FAYETTEVILLE, WV (WVNS) — For decades, hikers and adventure seekers have been able to go inside over 120 abandoned mine portals located throughout the park.

National Park Service Director Chuck Sams visited the park to learn about their plans to gate some of those portals.

The project, which is funded by the Bipartisan Infrastructure Law, will cover 3 of the abandoned portals.

One of these portals has been gated since 1992, but now the gate is badly rusted and falling apart, making it easy for people to get inside.

The other two portals will be gated after having been open to the public for years

Director Sams spoke about the dangers the mine portals present to anyone who enters them.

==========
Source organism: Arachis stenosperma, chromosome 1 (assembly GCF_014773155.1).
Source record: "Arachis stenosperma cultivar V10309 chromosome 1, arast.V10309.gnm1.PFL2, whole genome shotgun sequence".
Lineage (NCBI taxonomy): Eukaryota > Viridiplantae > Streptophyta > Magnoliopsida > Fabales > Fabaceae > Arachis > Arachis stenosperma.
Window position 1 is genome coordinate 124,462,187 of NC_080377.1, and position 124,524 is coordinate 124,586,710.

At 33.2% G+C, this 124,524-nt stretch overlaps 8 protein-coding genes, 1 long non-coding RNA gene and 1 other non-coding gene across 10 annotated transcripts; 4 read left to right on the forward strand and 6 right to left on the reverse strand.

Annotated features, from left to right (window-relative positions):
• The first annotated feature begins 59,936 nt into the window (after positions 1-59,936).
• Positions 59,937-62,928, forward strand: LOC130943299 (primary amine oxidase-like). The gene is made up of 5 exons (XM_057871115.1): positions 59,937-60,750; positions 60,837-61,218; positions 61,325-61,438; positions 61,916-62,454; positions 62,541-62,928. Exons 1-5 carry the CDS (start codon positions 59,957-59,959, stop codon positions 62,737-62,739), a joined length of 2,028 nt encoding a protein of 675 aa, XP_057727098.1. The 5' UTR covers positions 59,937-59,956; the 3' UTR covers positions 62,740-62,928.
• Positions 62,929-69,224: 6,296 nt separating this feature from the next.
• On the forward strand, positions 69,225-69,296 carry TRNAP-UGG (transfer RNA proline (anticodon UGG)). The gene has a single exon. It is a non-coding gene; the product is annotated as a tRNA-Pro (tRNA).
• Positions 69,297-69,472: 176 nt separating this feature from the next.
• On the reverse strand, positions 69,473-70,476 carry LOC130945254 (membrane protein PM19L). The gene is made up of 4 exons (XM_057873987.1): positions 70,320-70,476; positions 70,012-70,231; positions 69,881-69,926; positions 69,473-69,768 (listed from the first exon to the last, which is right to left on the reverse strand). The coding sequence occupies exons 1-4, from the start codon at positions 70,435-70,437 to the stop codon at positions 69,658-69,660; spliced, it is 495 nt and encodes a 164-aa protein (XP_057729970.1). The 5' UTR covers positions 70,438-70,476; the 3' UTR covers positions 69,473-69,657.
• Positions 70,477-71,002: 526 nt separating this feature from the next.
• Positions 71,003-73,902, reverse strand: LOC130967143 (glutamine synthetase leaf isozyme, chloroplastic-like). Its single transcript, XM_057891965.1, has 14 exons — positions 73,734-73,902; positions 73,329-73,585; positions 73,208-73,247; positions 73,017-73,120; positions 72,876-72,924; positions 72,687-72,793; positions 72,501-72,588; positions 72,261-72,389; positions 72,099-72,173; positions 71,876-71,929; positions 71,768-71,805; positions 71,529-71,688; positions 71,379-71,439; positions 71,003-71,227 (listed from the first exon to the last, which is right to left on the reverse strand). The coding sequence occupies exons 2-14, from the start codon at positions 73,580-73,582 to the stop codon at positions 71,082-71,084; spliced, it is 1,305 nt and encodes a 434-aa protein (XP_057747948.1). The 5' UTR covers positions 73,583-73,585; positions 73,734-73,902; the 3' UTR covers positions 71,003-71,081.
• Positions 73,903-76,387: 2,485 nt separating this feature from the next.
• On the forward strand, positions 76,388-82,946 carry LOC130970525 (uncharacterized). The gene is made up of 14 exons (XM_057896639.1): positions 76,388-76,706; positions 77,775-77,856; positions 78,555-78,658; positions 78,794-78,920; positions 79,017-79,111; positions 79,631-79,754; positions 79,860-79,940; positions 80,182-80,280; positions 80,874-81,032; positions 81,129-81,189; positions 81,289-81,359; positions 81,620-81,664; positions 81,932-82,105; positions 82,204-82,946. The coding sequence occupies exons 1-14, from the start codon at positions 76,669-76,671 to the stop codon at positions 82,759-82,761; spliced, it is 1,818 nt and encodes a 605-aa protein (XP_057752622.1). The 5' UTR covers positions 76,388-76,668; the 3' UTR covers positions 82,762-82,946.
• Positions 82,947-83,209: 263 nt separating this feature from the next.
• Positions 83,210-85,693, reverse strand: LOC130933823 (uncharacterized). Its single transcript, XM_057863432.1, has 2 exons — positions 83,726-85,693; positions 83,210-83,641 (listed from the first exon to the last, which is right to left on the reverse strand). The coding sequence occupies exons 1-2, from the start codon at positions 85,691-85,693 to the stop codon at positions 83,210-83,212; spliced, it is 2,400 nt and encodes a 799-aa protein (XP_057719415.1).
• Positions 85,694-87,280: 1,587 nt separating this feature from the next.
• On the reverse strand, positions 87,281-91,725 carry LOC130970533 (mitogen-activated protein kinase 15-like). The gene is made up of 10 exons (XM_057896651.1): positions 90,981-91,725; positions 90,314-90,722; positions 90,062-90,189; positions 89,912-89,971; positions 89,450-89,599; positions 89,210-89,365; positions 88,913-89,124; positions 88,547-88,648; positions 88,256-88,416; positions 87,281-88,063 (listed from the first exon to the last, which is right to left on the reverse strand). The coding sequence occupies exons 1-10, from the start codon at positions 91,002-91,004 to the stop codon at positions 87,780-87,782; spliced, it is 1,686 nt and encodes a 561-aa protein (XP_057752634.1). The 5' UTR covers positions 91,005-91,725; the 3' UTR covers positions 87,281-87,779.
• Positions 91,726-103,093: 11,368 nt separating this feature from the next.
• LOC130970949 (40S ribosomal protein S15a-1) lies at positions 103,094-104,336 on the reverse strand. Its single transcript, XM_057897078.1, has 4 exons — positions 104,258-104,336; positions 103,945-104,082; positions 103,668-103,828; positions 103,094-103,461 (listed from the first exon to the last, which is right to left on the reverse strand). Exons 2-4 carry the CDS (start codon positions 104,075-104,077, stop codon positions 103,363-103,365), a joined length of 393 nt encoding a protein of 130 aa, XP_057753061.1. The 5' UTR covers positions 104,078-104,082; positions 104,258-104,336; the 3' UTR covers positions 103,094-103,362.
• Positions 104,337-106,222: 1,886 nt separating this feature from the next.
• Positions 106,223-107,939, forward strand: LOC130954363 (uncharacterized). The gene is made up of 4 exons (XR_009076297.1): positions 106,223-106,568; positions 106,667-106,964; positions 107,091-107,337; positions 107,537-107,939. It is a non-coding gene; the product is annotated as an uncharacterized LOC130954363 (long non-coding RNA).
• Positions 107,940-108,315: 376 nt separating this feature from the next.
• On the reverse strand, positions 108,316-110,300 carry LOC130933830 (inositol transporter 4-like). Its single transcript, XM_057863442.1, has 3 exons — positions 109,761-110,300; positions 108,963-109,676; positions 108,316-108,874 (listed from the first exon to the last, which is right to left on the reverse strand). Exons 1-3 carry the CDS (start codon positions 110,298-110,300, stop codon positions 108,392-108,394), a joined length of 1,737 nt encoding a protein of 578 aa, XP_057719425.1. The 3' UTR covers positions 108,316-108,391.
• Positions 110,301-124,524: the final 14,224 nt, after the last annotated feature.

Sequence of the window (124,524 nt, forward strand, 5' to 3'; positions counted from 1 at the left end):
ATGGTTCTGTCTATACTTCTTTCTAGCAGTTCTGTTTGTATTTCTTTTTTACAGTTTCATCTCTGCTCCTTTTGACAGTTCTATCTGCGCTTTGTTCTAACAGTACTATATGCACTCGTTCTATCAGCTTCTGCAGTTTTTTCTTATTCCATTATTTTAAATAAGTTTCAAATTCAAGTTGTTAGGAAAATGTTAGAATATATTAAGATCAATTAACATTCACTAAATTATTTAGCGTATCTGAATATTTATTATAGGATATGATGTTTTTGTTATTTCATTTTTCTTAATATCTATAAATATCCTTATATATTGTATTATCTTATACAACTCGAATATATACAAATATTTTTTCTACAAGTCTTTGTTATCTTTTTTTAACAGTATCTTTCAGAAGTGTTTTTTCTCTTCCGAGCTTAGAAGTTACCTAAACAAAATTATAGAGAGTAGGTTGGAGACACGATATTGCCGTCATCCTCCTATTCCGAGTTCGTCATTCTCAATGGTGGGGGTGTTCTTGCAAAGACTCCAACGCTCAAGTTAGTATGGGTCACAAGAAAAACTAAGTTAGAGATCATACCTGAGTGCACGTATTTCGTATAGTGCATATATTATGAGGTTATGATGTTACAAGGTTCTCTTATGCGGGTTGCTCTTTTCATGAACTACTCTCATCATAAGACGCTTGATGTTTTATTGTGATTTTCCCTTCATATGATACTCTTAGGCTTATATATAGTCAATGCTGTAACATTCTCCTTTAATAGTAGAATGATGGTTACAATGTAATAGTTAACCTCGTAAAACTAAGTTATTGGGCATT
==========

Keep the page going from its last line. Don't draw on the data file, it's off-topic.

“We do know that many people are still trying to enter many of these abandoned mines but they have a lot of hazards,” said Sams. “The ceilings and the walls are very brittle and can fall upon you and that would leave you stranded in there with very little chance of getting help. So we’re trying to make sure that we’re mitigating for those types of hazards.”

While the portals will no longer be open to the public, they won’t be completely cut off from nature.

“We also put up the gates to allow bats to go in and out as they please,” said Wender. “These are really important habitats for 6 different species of bats that are considered imperiled in the state. 3 of those are actually listed under the Endangered Species Act.”

The park plans to begin work on the gates within the next two weeks.

They hope to finish the project by mid-summer.